In 1976-77 we finished third in the old Second Division to get promoted to the First Division. And the way we found out is very Cloughie-esque – the pilot told us during a flight to Majorca! We were all apprehensive and halfway through the journey he announced it. A few bottles of champagne were popped and we celebrated to the max when we arrived, don’t worry!
Paul Gascoigne. When I was assistant manager to Bryan Robson at Middlesbrough, we bought him from Rangers. He was entertaining from the minute he walked through the door to when he left. He has his demons, but deep down he’s a really funny lad. And he loved his football. He’d walk over hot coals to play and, if there were some kids playing in a park, he’d be the first over with them.
Half the time he probably didn’t know he was being funny, but you could never sit still when he was around.
Middlesbrough were playing Aston Villa away. We had our meal at the training ground before leaving. We came outside and there was no bus. So I said to the players, ‘Where’s Gascoigne?’
No one knew and we couldn’t get him on his mobile. Then Gazza turns up driving this bus – he’d taken it by himself into the village to put a bet on at the bookies!
He said, ‘What’s the problem, I only went to the bookies!’ He must have thought he was driving a car when he was going out of the gate at the training ground. It’s quite tight and he scraped the side of the bus and did £10,000 worth of damage. Monday morning he paid it straightaway. That was him. Off the wall.
People will say winning the European Cup twice would be a big one but I’d say winning the league that first year in 1977-78 because doing it across a whole season is no fluke.
I’m not saying the European Cup was a fluke – it actually was a Champions League then where you had to win your league to qualify, not finish third or fourth like now – but it was an eight-game knockout.
Eight games in the league is not the same, so you had to be consistent week-in, week-out and that was more of a thing for me. To be consistently good for nine months, that’s the true sign of a good team and really good players so I always judge myself on that. Don’t get me wrong, it’s nice to win the FA Cup and the European Cup but to win any domestic league takes a lot of concentration, hard work and endeavour.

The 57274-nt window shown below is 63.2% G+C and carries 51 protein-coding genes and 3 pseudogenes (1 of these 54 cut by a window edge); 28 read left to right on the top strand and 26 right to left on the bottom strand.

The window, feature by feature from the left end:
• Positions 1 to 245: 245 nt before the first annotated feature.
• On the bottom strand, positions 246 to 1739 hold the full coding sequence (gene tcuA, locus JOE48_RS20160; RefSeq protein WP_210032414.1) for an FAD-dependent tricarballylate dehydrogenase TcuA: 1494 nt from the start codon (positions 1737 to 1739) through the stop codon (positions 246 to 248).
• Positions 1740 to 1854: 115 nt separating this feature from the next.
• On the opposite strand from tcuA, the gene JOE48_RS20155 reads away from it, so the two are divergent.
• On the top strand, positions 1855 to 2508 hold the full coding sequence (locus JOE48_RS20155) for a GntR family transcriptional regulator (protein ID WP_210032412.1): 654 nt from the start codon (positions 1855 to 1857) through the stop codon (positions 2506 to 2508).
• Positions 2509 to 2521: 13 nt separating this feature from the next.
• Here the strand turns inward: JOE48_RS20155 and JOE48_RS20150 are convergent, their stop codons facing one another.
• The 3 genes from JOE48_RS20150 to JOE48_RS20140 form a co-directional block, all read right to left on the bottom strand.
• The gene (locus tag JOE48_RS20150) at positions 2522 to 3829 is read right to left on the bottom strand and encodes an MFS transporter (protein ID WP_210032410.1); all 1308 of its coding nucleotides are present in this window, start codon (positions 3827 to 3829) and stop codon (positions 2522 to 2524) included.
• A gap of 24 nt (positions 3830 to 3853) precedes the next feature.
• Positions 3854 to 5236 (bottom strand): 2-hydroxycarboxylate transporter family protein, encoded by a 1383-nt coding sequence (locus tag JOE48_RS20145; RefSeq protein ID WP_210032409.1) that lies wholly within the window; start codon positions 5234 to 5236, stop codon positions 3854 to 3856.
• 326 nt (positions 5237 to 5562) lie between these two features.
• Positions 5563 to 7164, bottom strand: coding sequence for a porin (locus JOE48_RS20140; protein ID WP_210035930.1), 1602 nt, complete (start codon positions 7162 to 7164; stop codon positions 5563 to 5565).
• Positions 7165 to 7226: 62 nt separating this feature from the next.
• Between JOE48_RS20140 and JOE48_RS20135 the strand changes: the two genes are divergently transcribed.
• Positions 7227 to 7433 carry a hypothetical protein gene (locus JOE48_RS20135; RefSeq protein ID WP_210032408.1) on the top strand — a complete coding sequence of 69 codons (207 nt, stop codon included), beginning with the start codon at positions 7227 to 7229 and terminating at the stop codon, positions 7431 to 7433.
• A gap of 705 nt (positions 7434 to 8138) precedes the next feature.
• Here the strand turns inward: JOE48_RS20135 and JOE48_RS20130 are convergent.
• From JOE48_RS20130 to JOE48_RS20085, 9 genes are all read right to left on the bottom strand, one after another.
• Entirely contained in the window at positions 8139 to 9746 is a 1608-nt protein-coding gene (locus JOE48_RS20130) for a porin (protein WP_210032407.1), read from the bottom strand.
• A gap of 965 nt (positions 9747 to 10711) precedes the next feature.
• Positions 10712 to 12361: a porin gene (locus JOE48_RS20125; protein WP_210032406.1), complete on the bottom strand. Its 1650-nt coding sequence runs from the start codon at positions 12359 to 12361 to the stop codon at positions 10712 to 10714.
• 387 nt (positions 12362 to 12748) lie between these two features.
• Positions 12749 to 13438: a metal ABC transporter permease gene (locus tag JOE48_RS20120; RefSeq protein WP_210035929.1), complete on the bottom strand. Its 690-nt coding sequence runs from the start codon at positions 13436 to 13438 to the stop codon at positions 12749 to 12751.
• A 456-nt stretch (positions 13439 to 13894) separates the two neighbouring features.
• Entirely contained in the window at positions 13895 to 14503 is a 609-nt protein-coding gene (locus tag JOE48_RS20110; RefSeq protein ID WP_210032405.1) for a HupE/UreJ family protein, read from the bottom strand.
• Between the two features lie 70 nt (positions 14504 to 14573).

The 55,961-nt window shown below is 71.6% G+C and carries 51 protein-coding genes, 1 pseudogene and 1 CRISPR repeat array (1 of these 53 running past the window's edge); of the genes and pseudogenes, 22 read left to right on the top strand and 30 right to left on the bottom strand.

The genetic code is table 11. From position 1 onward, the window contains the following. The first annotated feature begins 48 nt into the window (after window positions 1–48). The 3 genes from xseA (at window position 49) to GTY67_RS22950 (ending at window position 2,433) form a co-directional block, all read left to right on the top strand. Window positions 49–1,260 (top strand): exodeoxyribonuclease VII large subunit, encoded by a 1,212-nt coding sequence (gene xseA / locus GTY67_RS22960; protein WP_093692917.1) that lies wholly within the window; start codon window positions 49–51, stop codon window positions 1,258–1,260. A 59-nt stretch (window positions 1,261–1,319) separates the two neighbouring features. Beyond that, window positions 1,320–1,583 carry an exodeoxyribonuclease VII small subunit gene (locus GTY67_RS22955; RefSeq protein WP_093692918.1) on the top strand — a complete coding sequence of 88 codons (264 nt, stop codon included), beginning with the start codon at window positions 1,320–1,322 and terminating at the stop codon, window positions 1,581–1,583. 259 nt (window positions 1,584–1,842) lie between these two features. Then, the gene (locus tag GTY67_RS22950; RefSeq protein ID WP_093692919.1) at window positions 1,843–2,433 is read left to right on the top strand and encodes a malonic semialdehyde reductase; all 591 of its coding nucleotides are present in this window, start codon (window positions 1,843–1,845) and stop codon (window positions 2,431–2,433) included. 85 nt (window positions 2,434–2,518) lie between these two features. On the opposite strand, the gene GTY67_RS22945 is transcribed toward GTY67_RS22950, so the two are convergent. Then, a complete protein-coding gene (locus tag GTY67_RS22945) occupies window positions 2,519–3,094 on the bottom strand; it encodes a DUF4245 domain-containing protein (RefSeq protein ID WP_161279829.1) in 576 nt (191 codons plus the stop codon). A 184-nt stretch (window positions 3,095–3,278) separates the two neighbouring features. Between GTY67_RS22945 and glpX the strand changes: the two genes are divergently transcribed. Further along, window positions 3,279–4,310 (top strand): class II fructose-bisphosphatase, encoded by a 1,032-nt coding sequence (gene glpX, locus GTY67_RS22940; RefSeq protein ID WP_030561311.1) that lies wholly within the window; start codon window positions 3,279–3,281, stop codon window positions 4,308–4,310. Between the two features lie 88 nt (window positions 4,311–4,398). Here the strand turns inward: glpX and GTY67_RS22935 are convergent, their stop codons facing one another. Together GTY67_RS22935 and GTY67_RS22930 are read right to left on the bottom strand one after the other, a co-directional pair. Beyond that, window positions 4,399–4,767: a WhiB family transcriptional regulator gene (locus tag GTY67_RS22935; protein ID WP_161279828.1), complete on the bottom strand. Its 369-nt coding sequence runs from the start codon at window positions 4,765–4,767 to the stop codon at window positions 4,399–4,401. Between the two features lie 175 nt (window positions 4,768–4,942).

I dislocated my kneecap and snapped my ligaments in my left leg when I was 17 playing in a reserve match. Luckily enough, the surgeon Forest used was the best in the world. I was operated on that night and five months later I was playing again.
After that the surgeon would go around the world for seminars and lectures using my x-rays to say, ‘This boy is still playing’. But it was a low point, especially when you’re so young, and took a lot to come back from.
Toughest place to go
I made my debut for Forest on the Saturday and on the Wednesday we had a League Cup tie at Newcastle. Malcolm Macdonald, John Tudor – to go up against players like them, who were superstars at the time, was very intimidating. I walked out to look at the pitch and I was booed. Every touch I took was booed. It was tough.
They’re all tough until you’re 3-0 up! I had some good battles with John Barnes. If you asked him who his toughest opponent was he’d probably say me and I’m saying him because we had some ding-dongs. Liverpool v Man United were always big games anyway.